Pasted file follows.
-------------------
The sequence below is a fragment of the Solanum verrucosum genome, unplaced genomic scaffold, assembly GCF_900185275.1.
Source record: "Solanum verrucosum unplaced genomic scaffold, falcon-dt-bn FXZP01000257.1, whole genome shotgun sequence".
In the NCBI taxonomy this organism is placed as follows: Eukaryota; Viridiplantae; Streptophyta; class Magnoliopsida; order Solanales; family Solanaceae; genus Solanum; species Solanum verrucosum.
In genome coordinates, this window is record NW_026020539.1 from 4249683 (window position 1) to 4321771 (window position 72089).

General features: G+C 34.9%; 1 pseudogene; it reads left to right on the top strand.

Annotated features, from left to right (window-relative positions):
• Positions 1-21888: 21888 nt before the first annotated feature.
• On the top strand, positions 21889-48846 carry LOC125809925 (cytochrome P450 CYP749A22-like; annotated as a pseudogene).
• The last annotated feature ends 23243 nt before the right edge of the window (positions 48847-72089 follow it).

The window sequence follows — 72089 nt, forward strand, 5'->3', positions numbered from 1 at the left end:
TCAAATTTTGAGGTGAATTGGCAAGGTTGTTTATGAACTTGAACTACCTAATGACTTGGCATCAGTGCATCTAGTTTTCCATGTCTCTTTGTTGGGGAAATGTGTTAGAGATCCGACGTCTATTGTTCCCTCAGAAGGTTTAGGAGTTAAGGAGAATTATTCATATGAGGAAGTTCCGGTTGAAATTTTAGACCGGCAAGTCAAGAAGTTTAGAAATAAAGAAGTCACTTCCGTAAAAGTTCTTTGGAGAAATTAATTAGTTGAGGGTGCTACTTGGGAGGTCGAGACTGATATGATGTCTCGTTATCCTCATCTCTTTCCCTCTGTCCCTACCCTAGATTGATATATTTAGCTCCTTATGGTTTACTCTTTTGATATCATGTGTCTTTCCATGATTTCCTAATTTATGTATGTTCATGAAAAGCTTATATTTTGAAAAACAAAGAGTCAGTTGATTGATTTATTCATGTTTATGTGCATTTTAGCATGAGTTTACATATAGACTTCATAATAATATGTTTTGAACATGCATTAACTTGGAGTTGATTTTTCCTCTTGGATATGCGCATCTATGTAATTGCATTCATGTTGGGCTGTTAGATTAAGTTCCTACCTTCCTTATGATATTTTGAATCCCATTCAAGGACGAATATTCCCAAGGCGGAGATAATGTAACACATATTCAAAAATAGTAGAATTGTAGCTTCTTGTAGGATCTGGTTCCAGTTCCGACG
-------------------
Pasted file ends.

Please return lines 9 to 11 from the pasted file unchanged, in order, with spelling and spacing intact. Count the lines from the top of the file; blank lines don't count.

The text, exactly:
• The last annotated feature ends 23243 nt before the right edge of the window (positions 48847-72089 follow it).

The window sequence follows — 72089 nt, forward strand, 5'->3', positions numbered from 1 at the left end:
TCAAATTTTGAGGTGAATTGGCAAGGTTGTTTATGAACTTGAACTACCTAATGACTTGGCATCAGTGCATCTAGTTTTCCATGTCTCTTTGTTGGGGAAATGTGTTAGAGATCCGACGTCTATTGTTCCCTCAGAAGGTTTAGGAGTTAAGGAGAATTATTCATATGAGGAAGTTCCGGTTGAAATTTTAGACCGGCAAGTCAAGAAGTTTAGAAATAAAGAAGTCACTTCCGTAAAAGTTCTTTGGAGAAATTAATTAGTTGAGGGTGCTACTTGGGAGGTCGAGACTGATATGATGTCTCGTTATCCTCATCTCTTTCCCTCTGTCCCTACCCTAGATTGATATATTTAGCTCCTTATGGTTTACTCTTTTGATATCATGTGTCTTTCCATGATTTCCTAATTTATGTATGTTCATGAAAAGCTTATATTTTGAAAAACAAAGAGTCAGTTGATTGATTTATTCATGTTTATGTGCATTTTAGCATGAGTTTACATATAGACTTCATAATAATATGTTTTGAACATGCATTAACTTGGAGTTGATTTTTCCTCTTGGATATGCGCATCTATGTAATTGCATTCATGTTGGGCTGTTAGATTAAGTTCCTACCTTCCTTATGATATTTTGAATCCCATTCAAGGACGAATATTCCCAAGGCGGAGATAATGTAACACATATTCAAAAATAGTAGAATTGTAGCTTCTTGTAGGATCTGGTTCCAGTTCCGACG